If you can't or don't want to use the file explorer in your host to copy files, then you can use the command line. On most Linux/Unix systems (including OSX), scp can be used in a terminal on the host. The general format is to specified the source and destination, where one of them (depending which direction you are copying) includes the remote address.

To copy a file example.txt in your current directory on the host to the guest use the following. Note that you indicate the port using the -P option and the guest username is given before the @ character.

$ scp -P 2201 example.txt network@localhost:/home/network/
network@localhost's password: 
example.txt                                   100%    6     0.0KB/s   00:00 

And to copy a file index.html in the users tmp diretory on the guest to the host:

$ scp -P 2201 network@localhost:/home/network/tmp/index.html .
network@localhost's password: 
index.html                                    100%  177     0.2KB/s   00:00 

Copying Files Between Host and Guest using Command Line (Windows: PuTTY)

In Windows, you can use pscp.exe (which is included with PuTTY) in a similar manner to scp (see above). If you expect to use it in a regular basis, then set the path. Instructions for setting the path in Windows, and for using pscp.exe are given in the PuTTY manual.

See below if you'd prefer to use a GUI in Windows, instead of the command line.

Copying Files Between Host and Guest using WinSCP (Windows only)

WinSCP is a free, open source Windows application that provides a GUI to transfer files to/from a SSH server, i.e. between host and guest. Download, install and the connect to the server as below:

Connect to SSH server on guest with WinSCP
Connect to SSH server on guest with WinSCP

Using the Host Web Browser to Access a Guest Web Server

The default setup of the virtual network uses only terminal access on the guests. There is no GUI or window manager on the guests. That makes using a web browser on a guest difficult: you are restricted to a terminal based text browser like Lynx. If you want to run a full web browser, like Firefox, on a guest then a full desktop environment needs to be installed on that guest. This takes up a lot of disk space and may also require more RAM for the guest. An alternative is to use the web browser on your host to access the web servers on your guests. It involves SOCKS tunnelling. Lets go straight into how to do it, with an explanation of how it works later.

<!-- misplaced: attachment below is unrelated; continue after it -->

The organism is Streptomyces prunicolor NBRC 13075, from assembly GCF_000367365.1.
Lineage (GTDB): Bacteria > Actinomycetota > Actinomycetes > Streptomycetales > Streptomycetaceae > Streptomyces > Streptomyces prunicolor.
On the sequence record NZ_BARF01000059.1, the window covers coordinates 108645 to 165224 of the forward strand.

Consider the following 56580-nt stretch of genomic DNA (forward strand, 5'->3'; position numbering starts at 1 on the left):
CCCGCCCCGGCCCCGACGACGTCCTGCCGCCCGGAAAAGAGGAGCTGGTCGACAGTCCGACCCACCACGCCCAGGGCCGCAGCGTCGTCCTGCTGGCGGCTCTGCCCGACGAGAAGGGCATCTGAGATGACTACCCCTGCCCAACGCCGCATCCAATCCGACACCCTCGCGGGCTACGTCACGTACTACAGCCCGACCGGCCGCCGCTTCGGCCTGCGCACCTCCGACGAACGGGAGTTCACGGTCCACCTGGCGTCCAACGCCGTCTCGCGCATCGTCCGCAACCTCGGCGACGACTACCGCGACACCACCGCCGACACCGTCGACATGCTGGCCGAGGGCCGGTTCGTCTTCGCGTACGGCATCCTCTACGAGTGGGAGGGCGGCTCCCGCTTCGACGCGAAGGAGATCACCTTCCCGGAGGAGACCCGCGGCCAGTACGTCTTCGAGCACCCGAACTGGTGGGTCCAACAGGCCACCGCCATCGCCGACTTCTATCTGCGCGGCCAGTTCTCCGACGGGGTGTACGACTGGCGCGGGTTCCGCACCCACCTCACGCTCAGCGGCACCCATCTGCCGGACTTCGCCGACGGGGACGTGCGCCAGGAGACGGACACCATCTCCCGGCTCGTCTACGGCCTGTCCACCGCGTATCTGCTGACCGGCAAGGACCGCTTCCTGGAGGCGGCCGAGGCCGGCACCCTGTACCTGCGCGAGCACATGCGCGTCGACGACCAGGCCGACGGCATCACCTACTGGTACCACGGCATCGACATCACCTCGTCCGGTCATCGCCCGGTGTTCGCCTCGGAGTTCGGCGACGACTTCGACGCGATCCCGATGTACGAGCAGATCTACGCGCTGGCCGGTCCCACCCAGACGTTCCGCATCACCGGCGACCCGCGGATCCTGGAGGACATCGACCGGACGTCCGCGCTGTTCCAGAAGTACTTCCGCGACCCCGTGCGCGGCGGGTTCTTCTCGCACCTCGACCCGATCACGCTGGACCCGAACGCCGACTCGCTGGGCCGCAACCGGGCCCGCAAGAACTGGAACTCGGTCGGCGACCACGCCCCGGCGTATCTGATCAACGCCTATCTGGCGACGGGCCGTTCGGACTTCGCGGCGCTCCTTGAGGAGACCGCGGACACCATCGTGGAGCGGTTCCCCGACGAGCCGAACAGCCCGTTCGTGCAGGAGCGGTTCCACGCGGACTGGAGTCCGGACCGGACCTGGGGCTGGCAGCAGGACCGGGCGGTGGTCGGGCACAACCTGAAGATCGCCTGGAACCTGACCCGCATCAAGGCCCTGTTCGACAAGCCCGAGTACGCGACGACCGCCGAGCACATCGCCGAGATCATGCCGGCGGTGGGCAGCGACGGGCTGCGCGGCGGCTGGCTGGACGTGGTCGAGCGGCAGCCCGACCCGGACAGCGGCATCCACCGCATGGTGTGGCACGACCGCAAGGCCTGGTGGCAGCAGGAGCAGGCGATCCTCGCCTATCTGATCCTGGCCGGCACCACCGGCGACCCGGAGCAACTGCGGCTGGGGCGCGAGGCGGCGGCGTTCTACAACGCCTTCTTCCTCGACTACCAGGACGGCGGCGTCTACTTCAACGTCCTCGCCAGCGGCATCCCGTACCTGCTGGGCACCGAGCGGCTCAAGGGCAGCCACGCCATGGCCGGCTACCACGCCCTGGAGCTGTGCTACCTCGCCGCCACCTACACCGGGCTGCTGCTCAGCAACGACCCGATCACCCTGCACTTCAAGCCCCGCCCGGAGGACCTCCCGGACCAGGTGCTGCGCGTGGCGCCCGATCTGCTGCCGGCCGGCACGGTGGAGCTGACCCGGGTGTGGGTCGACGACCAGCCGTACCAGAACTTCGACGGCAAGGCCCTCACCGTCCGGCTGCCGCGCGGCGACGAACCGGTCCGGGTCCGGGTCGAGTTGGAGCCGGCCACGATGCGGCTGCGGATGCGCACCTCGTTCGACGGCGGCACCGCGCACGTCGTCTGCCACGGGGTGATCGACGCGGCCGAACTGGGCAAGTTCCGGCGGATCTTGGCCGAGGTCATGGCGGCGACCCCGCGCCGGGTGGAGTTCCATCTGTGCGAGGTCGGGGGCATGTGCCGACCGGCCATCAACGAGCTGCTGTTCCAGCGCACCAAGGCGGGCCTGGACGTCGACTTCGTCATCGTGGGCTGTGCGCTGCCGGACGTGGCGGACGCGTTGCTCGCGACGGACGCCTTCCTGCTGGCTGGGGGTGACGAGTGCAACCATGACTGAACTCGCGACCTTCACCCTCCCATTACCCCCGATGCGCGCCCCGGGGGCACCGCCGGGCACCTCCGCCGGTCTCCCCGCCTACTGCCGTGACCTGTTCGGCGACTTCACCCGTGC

On your host, connect to the guest using SSH and a special tunnelling option. With ssh on the command line in Linux/OSX, this is performed using the -N and -D options:

$ ssh -ND 3333 -p 2201 -l network localhost
network@localhost's password: 

After entering the password there will be no visual response - leave this terminal open.

Now in your web browser preferences/settings, you need to enable proxying specifically using SOCKS. In Ubuntu Firefox, go to Edit menu and select Preferences. From the Advanced icon select the Network tab and press the Settings button. This lets you to set a proxy. Choose Manual proxy configuration and set the SOCKS Host to localhost and the Port to 3333 (or whatever you selected when starting ssh with the -ND option). It should look similar to the following:

Firefox proxy settings to tunnel to virtual guest
Firefox proxy settings to tunnel to virtual guest

Now your host web browser will connect to the SSH client on the host, which in turn is connected to the SSH server on the guest. All of your host web browser traffic will go via the guest. In your web browser address bar, type in the IP address of the guest, e.g. You should see the web page offered by that guests web server.

This should work with most host operating systems and browsers, so long as the browser supports SOCKS proxies. If using Windows, since ssh is not available on the command line, you need to use PuTTY. Some instructions on using PuTTY for the SOCKS tunnelling are here.